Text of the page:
Ultimately, however, Zweig’s infamously weak response to Hitler only goes so far in explaining the intensity of the scorn that was heaped on him, because the intensity peaked at least a decade before the Nazis came to power. How, then, to make sense of the cultural phenomenon of Zweig hatred? Zweig’s defenders tend to brush off the criticisms of his peers as nastiness from nasty people (Karl Kraus, Bertolt Brecht, Musil, etc.) If Zweig were really such a hack, his defenders ask, why do so many intelligent people like his works? Why the handsome new editions from Pushkin Press and The New York Review of Books Classics series? Those who find the resurgence of enthusiasm for Zweig distressing, on the other hand, cite early judgments of him as though their extraordinary biliousness were solely a function of Zweig’s extraordinary artistic failure. A better historical diagnosis might be that Zweig advanced, with an energy few could match, precisely the values, norms, and beliefs that his modernist critics wanted to oppose, while stubbornly operating in their orbit.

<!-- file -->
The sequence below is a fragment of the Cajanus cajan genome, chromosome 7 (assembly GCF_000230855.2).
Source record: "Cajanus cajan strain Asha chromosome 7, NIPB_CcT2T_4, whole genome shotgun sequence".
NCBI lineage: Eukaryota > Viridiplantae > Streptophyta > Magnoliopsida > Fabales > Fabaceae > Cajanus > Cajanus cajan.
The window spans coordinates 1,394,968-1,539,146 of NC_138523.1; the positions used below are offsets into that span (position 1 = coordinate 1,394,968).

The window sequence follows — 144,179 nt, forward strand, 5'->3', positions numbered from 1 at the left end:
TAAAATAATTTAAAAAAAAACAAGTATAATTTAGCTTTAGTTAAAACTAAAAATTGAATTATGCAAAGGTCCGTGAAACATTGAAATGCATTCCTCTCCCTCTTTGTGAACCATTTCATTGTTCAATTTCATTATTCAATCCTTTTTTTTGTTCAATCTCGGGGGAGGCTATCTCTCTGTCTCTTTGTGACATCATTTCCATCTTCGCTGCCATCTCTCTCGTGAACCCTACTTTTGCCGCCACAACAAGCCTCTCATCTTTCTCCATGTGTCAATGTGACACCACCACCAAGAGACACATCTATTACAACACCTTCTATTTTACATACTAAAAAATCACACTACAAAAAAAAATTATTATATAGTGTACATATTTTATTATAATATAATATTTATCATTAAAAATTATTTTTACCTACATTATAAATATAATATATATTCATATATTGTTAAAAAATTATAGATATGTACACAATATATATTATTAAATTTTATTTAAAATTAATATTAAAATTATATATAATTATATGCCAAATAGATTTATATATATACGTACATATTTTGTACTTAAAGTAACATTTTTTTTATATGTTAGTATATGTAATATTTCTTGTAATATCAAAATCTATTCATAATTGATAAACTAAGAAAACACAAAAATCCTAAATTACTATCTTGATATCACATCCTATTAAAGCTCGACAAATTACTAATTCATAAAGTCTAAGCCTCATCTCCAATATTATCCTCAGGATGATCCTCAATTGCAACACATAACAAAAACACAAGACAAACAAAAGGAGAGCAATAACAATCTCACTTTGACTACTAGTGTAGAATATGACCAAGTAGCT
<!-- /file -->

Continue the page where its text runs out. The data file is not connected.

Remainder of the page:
Stefan Zweig was born in 1881, into a bubble of bourgeois security—about as much of it as assimilated Viennese Jews could hope to have. His father was a staid, prosperous manufacturer of textiles, whose ascent was a function of prudence and thrift, rather than innovation or daring. Above all, Moritz Zweig prided himself on keeping the family business out of debt. “Stefferl,” as he was known within the family, led a very different life, which had its periods of sexual adventure and bohemianism. But he also seems to have inherited something of his father’s aversion to risk. Early on, Zweig wrote poetry, but he soon shelved that, and for the bulk of his career, he held closely to tried-and-true formulas for commercial success: novellas, biographies, and biographical essays, all of which seemed to pour out of him. Hence the fun that Karl Kraus, Zweig’s most relentless critic, had with his name: Zweig means “branch,” in German, and Kraus liked to refer to Zweig as “Erwerbszweig,” or “branch of industry.”